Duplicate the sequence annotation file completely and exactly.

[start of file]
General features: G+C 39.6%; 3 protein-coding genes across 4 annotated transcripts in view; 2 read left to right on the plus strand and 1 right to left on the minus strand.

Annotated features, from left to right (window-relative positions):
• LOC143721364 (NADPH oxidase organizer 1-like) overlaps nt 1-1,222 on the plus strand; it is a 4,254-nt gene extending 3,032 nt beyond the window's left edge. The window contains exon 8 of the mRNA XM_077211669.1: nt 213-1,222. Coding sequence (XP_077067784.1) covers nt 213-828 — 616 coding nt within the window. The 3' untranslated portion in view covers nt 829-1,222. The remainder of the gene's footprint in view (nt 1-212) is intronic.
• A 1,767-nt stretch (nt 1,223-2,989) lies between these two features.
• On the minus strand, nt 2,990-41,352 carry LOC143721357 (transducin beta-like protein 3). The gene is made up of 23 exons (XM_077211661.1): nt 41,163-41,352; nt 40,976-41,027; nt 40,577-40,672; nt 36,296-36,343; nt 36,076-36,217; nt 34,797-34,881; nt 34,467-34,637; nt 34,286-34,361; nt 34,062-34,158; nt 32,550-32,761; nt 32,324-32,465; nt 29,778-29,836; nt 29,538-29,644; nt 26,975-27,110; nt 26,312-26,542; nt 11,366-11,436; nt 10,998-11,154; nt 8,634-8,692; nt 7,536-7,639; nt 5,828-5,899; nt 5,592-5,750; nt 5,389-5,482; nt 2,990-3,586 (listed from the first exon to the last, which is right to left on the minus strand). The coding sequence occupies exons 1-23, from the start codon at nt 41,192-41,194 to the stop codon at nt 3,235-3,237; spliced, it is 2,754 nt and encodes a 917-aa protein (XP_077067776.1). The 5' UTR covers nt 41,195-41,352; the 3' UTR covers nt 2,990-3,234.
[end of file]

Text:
General features: G+C 39.6%; 3 protein-coding genes across 4 annotated transcripts in view; 2 read left to right on the plus strand and 1 right to left on the minus strand.

Annotated features, from left to right (window-relative positions):
• LOC143721364 (NADPH oxidase organizer 1-like) overlaps nt 1-1,222 on the plus strand; it is a 4,254-nt gene extending 3,032 nt beyond the window's left edge. The window contains exon 8 of the mRNA XM_077211669.1: nt 213-1,222. Coding sequence (XP_077067784.1) covers nt 213-828 — 616 coding nt within the window. The 3' untranslated portion in view covers nt 829-1,222. The remainder of the gene's footprint in view (nt 1-212) is intronic.
• A 1,767-nt stretch (nt 1,223-2,989) lies between these two features.
• On the minus strand, nt 2,990-41,352 carry LOC143721357 (transducin beta-like protein 3). The gene is made up of 23 exons (XM_077211661.1): nt 41,163-41,352; nt 40,976-41,027; nt 40,577-40,672; nt 36,296-36,343; nt 36,076-36,217; nt 34,797-34,881; nt 34,467-34,637; nt 34,286-34,361; nt 34,062-34,158; nt 32,550-32,761; nt 32,324-32,465; nt 29,778-29,836; nt 29,538-29,644; nt 26,975-27,110; nt 26,312-26,542; nt 11,366-11,436; nt 10,998-11,154; nt 8,634-8,692; nt 7,536-7,639; nt 5,828-5,899; nt 5,592-5,750; nt 5,389-5,482; nt 2,990-3,586 (listed from the first exon to the last, which is right to left on the minus strand). The coding sequence occupies exons 1-23, from the start codon at nt 41,192-41,194 to the stop codon at nt 3,235-3,237; spliced, it is 2,754 nt and encodes a 917-aa protein (XP_077067776.1). The 5' UTR covers nt 41,195-41,352; the 3' UTR covers nt 2,990-3,234.